OPINION: RECENTLY THE Archbishop of Dublin, Dr Michael Jackson, warned that Church of Ireland primary schools are “under a creeping threat”.
This follows comments last October by Ian Coombes, headmaster of Kilkenny College, that the Protestant secondary school section faces severe problems.
The situation of southern Protestants is obviously of prime interest for the people of the Republic.
Less obviously, but very significantly, their position is also of interest to people in the North, especially members of the Protestant and unionist community.
In 1995, Dr John Dunlop, former moderator of the Presbyterian church in Ireland, wrote: “More than any other single factor, the observed decline in the Protestant population in the Republic has confirmed northern Protestants in their prejudices and fears.”
There has been much debate on the treatment of Protestants in the south post-1921. The stark fact is that their numbers fell every decade until the 1990s.
In 2002, Protestant numbers stood at 146,226 compared to 327,179 in 1911. By way of contrast, the Catholic community in Northern Ireland in 2001 numbered 737,412 compared to 430,161 in the same six counties in 1911.
Various factors lay behind the decline in southern Protestant numbers.
In the first decade there were special reasons such as losses during the first World War and intimidation, especially during the Civil War. Subsequently, however, numbers continued to fall, in considerable part because many felt excluded by the new ethos of the State.
In a speech in 2010, Martin Mansergh observed how “post independence . . . notwithstanding vestiges of a more idealistic and inclusive republicanism, there was a concerted effort to create a homogeneous 26-county society, in which there would be no challenge to the hegemony of the church”.
This ethos also affected ideas of Irishness. In 1961, RH Cathcart, headmaster of Raphoe Royal School, Co Donegal, at his annual speech day, observed how Home Rule movement founder Isaac Butt had attended the school, but now people were being told that to be really Irish you had to be Catholic.
Southern members of the Orange Order continued to hold demonstrations in Donegal, Cavan and Monaghan in the 1920s. These stopped in the early 1930s because of attacks by republicans and parades were relegated to the remote coastal area of Rossnowlagh, Co Donegal.
For southern Protestants, by the middle of the 20th century, the main cause of the decline in their numbers was the Ne Temere decree of the Catholic Church, which required children of a mixed marriage to be brought up as Catholics.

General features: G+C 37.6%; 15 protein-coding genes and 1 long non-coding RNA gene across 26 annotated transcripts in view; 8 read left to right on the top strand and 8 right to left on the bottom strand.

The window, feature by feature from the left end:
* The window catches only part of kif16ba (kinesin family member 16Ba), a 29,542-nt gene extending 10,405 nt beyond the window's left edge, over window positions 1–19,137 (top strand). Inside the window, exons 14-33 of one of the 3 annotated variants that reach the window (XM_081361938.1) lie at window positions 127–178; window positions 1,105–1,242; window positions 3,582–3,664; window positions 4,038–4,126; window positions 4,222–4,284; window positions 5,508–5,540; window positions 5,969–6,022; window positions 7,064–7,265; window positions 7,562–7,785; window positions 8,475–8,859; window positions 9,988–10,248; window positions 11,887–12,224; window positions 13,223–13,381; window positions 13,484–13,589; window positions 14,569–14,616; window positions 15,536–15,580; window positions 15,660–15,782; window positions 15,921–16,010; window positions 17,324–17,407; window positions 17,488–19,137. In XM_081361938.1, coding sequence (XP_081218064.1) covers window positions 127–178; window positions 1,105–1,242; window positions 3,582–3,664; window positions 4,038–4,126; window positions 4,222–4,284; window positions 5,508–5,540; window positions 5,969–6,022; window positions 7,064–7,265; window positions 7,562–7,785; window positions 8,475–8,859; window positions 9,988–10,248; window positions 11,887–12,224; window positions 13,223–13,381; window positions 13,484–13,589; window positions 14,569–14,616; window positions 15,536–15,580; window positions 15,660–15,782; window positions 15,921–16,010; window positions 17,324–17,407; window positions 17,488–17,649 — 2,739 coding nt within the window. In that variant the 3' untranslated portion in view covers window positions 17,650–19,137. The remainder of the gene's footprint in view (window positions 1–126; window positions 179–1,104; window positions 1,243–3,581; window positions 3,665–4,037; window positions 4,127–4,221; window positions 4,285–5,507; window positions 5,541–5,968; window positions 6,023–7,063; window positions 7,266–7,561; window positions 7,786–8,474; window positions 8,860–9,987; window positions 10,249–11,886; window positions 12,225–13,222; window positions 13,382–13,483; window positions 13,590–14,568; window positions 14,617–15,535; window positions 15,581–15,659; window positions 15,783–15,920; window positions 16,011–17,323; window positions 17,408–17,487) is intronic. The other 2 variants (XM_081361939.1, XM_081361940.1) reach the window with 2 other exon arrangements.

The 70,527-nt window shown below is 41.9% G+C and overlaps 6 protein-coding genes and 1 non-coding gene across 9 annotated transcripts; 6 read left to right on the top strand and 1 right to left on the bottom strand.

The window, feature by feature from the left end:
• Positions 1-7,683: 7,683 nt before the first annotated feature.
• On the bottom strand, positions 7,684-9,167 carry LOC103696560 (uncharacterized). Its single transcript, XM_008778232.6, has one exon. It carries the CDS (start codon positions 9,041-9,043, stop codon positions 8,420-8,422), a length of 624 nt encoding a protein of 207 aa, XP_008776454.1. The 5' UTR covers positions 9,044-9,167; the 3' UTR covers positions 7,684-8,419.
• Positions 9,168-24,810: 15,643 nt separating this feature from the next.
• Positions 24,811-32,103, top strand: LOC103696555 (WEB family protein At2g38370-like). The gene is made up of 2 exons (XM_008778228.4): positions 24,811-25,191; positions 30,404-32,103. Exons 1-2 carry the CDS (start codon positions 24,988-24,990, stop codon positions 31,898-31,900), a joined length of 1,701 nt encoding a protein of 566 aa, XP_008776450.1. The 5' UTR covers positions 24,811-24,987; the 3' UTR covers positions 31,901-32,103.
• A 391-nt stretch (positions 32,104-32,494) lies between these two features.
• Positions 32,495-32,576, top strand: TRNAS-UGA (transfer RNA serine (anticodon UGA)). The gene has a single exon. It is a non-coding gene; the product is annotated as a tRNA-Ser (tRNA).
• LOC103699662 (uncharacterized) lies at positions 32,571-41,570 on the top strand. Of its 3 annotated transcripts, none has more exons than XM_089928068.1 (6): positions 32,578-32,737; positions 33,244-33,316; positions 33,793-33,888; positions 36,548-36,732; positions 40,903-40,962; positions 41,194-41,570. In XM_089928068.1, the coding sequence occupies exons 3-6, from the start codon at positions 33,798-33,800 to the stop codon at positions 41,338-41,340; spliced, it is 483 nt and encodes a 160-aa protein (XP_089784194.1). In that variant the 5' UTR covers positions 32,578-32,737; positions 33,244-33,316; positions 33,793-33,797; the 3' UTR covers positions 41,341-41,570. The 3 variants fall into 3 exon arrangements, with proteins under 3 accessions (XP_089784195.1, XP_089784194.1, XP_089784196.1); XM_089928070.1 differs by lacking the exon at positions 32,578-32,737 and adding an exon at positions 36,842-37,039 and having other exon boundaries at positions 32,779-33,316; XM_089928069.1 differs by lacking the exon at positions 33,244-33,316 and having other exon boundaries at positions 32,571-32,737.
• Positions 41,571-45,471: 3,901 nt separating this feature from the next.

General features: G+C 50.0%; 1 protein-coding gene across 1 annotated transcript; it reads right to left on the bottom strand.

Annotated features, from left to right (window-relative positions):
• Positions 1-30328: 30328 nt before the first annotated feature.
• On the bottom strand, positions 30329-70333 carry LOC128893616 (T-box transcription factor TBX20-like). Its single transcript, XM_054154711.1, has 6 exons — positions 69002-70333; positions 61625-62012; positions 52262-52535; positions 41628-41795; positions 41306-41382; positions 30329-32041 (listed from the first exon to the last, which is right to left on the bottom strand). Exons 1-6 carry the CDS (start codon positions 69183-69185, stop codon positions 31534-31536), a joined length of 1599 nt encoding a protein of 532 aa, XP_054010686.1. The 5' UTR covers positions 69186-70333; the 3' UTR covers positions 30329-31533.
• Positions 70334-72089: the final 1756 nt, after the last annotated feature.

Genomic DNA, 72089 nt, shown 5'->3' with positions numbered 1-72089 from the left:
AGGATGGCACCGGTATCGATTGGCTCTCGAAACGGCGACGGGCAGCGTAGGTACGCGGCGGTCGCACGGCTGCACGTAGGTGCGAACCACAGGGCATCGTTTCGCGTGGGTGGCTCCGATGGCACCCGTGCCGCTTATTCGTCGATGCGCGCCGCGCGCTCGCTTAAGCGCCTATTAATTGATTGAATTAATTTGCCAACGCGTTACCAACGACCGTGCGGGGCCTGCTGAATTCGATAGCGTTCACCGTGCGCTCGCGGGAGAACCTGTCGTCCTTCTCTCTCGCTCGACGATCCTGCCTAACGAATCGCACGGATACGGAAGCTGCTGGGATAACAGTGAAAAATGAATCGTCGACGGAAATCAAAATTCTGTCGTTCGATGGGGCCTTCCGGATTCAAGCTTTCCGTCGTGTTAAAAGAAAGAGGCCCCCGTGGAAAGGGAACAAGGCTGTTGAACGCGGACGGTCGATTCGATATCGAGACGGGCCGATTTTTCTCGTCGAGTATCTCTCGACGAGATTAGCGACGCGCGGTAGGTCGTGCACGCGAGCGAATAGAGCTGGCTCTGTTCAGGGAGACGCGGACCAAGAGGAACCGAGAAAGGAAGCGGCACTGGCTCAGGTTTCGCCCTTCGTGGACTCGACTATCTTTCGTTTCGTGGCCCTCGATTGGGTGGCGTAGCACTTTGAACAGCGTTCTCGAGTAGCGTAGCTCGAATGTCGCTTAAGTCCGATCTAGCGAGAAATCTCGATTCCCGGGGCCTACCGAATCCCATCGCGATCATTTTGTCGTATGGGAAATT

By 1991, nearly a quarter of all married persons from the Protestant community were in mixed marriages. By 1991, Protestant numbers had collapsed to just over 3 per cent of the population. From 1977 to 1992 only one Protestant TD was elected to the Dáil.
At this stage there was concern that the Protestant community in the South might disappear entirely.
This continuing decline had not gone unnoticed in the North. On January 25th, 1993, Marlene Jefferson, Ulster Unionist deputy mayor of Derry, spoke to the Opshal commission. She said she would have very personal fears about a united Ireland because, as a member of the Church of Ireland, she had seen the dramatic decline in membership of her church in the Republic.
The 1990s, however, witnessed significant improvement. The 2002 census showed Protestant numbers in the south had risen from 107,000 in 1991 to 146,226 in 2002, although in considerable part this growth was due to the arrival of new immigrants. During the 1990s there were sometimes as many as four Protestant TDs in the Dáil.
The new pluralism which appeared in the South, starting with the election of Mary Robinson, meant Protestants could now feel part of a more diverse and tolerant society.
From 1998, then president Mary McAleese held a reception on July 12th for southern Orangemen and their families and others at Áras an Uachtaráin.
At the same time, it is clear that southern society has some way to go to become a genuinely pluralist society.
In 2008, the Department of Education reduced the government grant to secondary schools for Protestant pupils, few of whom have access to free education, unlike their Catholic friends.
In 2010, Archbishop John Neill, said that despite new respect for diversity, “the presence of the majority church is still all-pervasive”.
And recently Dr Jackson expressed “alarm” over the lack of consideration of the effect of funding changes on the future of many small Church of Ireland primary schools.
At the recent Fianna Fáil ardfheis, Micheál Martin repeated the often-made call of republicans to unite “Protestant, Catholic and dissenter”.
If, however, the Protestant community in the South is not treated fairly or fails to prosper, such aspirations will be futile, not only for southern society but for Ireland as a whole.
Prof Brian Walker is a member of the school of politics at Queen’s University Belfast. His book A Political History of the Two Irelands: From Partition to Peace has just been published